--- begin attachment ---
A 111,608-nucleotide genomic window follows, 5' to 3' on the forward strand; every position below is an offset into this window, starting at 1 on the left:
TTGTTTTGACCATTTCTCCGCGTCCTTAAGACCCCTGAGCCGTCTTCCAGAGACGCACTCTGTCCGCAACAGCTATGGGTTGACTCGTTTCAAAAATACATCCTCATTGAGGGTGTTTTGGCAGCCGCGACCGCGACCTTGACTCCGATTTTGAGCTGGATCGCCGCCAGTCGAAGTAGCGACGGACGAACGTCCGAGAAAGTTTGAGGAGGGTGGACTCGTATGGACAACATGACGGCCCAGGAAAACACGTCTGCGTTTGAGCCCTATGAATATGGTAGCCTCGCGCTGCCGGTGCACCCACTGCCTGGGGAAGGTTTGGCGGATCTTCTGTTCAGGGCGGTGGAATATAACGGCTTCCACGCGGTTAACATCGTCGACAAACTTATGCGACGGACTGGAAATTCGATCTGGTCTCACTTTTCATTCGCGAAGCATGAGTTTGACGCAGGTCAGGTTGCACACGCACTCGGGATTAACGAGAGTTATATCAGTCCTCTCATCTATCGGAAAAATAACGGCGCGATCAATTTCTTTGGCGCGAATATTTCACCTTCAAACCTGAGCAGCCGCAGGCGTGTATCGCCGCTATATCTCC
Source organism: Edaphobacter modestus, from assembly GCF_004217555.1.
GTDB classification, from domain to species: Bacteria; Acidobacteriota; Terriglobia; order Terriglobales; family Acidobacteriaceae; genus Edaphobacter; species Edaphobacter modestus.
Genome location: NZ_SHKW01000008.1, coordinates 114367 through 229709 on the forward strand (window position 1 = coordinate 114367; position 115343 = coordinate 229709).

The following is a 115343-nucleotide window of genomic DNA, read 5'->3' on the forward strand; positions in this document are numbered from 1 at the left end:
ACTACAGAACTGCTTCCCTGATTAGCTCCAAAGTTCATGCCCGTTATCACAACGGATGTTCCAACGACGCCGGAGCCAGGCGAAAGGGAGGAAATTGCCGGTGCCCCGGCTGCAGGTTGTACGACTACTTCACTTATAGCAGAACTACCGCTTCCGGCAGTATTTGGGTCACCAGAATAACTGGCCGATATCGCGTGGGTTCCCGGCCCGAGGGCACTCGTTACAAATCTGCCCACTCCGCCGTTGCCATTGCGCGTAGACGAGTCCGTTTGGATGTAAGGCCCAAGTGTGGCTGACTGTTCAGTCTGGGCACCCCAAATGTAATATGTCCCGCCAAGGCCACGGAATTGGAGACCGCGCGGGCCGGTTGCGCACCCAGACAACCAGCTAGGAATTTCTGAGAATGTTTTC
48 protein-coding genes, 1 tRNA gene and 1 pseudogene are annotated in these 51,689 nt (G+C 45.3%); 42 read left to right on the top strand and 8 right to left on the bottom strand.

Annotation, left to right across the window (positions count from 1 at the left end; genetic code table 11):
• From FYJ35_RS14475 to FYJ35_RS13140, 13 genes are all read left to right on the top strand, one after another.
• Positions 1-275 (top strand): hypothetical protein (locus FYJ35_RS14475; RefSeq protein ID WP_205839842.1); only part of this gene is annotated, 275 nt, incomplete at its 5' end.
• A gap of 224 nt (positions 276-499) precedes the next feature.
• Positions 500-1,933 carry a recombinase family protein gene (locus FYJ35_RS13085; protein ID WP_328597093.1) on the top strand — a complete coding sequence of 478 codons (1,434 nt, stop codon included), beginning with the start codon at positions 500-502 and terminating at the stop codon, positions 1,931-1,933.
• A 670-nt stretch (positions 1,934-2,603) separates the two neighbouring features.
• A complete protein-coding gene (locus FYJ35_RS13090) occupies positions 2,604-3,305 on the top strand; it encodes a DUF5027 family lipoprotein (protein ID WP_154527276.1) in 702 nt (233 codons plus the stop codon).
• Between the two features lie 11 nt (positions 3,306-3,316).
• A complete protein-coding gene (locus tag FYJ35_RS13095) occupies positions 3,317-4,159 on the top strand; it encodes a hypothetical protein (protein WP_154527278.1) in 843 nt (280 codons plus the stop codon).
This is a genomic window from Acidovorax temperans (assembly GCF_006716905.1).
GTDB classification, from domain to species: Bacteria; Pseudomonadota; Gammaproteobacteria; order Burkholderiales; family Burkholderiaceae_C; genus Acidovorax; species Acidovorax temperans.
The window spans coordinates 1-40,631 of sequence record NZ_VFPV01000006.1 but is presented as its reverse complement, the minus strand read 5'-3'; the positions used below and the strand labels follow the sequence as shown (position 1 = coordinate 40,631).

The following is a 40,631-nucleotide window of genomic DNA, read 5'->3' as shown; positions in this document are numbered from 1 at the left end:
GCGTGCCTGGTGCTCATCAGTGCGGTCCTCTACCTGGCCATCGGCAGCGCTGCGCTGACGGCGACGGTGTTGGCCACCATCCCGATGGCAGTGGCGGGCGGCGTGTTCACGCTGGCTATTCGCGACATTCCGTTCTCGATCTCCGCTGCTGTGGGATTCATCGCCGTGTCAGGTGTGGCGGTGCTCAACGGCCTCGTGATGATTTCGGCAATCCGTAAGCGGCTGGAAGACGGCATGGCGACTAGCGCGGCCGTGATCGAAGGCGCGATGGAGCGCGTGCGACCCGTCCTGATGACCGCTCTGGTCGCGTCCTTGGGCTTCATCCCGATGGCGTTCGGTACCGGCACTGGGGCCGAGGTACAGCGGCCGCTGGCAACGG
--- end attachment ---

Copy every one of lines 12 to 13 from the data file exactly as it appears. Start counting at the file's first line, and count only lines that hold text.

• A gap of 224 nt (positions 276-499) precedes the next feature.
• Positions 500-1,933 carry a recombinase family protein gene (locus FYJ35_RS13085; protein ID WP_328597093.1) on the top strand — a complete coding sequence of 478 codons (1,434 nt, stop codon included), beginning with the start codon at positions 500-502 and terminating at the stop codon, positions 1,931-1,933.